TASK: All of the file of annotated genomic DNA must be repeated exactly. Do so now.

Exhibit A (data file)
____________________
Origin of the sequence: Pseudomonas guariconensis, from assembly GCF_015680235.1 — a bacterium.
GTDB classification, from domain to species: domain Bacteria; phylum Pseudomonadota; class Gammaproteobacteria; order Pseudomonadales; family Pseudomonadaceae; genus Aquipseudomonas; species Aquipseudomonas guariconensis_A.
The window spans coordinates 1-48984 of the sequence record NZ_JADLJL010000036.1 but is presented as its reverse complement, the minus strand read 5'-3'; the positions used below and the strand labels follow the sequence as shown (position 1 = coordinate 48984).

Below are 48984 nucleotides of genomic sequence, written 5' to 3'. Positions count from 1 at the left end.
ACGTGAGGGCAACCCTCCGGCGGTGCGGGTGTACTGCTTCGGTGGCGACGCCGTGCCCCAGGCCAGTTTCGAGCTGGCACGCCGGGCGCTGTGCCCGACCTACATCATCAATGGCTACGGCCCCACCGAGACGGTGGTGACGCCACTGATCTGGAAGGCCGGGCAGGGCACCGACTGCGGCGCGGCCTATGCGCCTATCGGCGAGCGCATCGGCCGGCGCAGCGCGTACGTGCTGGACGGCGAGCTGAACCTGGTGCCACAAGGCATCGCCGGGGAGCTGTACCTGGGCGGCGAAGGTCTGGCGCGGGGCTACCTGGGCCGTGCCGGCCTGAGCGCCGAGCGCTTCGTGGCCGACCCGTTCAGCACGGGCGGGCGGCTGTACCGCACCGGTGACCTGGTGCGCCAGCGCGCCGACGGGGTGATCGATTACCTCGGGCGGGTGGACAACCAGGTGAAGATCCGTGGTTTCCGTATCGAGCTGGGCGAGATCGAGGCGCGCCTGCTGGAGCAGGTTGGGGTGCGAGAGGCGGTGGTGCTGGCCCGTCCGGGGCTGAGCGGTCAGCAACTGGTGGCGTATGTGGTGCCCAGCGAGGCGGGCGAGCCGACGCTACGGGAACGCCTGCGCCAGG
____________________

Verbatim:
Origin of the sequence: Pseudomonas guariconensis, from assembly GCF_015680235.1 — a bacterium.
GTDB classification, from domain to species: domain Bacteria; phylum Pseudomonadota; class Gammaproteobacteria; order Pseudomonadales; family Pseudomonadaceae; genus Aquipseudomonas; species Aquipseudomonas guariconensis_A.
The window spans coordinates 1-48984 of the sequence record NZ_JADLJL010000036.1 but is presented as its reverse complement, the minus strand read 5'-3'; the positions used below and the strand labels follow the sequence as shown (position 1 = coordinate 48984).

Below are 48984 nucleotides of genomic sequence, written 5' to 3'. Positions count from 1 at the left end.
ACGTGAGGGCAACCCTCCGGCGGTGCGGGTGTACTGCTTCGGTGGCGACGCCGTGCCCCAGGCCAGTTTCGAGCTGGCACGCCGGGCGCTGTGCCCGACCTACATCATCAATGGCTACGGCCCCACCGAGACGGTGGTGACGCCACTGATCTGGAAGGCCGGGCAGGGCACCGACTGCGGCGCGGCCTATGCGCCTATCGGCGAGCGCATCGGCCGGCGCAGCGCGTACGTGCTGGACGGCGAGCTGAACCTGGTGCCACAAGGCATCGCCGGGGAGCTGTACCTGGGCGGCGAAGGTCTGGCGCGGGGCTACCTGGGCCGTGCCGGCCTGAGCGCCGAGCGCTTCGTGGCCGACCCGTTCAGCACGGGCGGGCGGCTGTACCGCACCGGTGACCTGGTGCGCCAGCGCGCCGACGGGGTGATCGATTACCTCGGGCGGGTGGACAACCAGGTGAAGATCCGTGGTTTCCGTATCGAGCTGGGCGAGATCGAGGCGCGCCTGCTGGAGCAGGTTGGGGTGCGAGAGGCGGTGGTGCTGGCCCGTCCGGGGCTGAGCGGTCAGCAACTGGTGGCGTATGTGGTGCCCAGCGAGGCGGGCGAGCCGACGCTACGGGAACGCCTGCGCCAGG